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Jury awards $1.7 million in employment discrimination case

Jury awards $1.7 million in employment discrimination case

A jury in Syracuse, New York, awarded a job applicant $1.7 million in damages following a distribution company’s refusal to interview her after it discovered she was deaf.

The award against a McLane Co. Inc. unit comprised $25,000 in back pay, $150,000 in damages for emotional distress and $1.5 million in punitive damages.

According to the complaint in U.S. Equal Employment Opportunity Commission v. McLane/Eastern Inc. D/B/A McLane Northeast filed in the U.S. District Court for the Northern District of New York in 2020, McLane violated the Americans with Disabilities Act by “failing to interview and failing to ultimately hire” the applicant because of her disability.

The applicant applied for two warehouse selector positions at McLane’s Baldwinsville, New York, facility in 2018. She could fulfill the minimum requirements of the job, including being able to “speak, read and understand the English language” because she could lip-read, according to the original complaint. In addition, she could pass a physical capabilities test.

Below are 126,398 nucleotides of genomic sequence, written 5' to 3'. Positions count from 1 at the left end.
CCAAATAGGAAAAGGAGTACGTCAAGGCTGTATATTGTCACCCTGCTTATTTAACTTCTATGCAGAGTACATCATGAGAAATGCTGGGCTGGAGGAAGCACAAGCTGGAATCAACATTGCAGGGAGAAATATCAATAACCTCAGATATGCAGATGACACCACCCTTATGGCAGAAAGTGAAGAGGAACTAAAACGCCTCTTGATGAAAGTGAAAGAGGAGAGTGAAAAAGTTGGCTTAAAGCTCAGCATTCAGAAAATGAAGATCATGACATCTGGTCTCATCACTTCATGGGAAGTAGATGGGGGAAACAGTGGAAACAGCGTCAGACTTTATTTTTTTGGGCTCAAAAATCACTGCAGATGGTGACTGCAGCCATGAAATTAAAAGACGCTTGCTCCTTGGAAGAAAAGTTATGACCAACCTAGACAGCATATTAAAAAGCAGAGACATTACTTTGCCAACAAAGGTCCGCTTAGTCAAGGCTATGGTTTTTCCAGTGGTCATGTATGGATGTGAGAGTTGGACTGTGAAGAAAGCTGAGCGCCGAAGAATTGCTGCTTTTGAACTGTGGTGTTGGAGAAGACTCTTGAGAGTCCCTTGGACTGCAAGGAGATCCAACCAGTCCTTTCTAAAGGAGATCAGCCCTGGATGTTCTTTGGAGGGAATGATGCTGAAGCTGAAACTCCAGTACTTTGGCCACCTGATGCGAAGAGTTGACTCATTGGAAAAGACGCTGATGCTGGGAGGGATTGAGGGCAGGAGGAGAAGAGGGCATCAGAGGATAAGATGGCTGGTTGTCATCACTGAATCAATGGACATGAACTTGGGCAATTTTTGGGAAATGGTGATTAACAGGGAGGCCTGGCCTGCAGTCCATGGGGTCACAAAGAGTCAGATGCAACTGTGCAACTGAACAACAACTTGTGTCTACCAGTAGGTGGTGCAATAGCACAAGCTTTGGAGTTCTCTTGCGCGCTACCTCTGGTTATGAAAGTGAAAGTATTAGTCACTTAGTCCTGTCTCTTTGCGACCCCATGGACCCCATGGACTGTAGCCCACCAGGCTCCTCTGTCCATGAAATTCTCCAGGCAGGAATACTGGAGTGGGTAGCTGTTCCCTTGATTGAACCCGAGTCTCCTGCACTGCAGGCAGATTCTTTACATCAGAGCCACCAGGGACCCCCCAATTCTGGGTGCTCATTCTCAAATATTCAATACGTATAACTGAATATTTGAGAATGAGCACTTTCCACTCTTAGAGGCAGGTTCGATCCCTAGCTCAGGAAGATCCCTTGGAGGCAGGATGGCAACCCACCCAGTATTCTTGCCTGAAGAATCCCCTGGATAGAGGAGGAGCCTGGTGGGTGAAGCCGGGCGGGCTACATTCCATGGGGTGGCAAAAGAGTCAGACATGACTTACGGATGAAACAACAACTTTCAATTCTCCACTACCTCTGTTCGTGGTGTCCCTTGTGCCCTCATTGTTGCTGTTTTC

McLane called the applicant on March 12, 2018, to talk about her application and she returned the call to the human resources department using a telecommunications relay service, which uses an operator to facilitate calls for people with hearing disabilities.

Based on the TRS-assisted call, McLane became aware that the applicant had a hearing impairment, court papers say.

The HR employee who spoke with the applicant said the person she needed to contact regarding the job openings was not available, but she would receive a return call or email. The company failed to follow up and eliminated her from further consideration the next day, court papers say.

The company ultimately hired candidates who were not hearing-impaired.

McLane was disappointed with the verdict, said Bart McKay, senior vice president, general counsel, for the Temple, Texas-based company, in a statement.

“We stand behind our commitment to inclusive employment and we have a long history of hiring and accommodating teammates with disabilities. At this time, we are evaluating all available options, including the potential for appeal,” he said.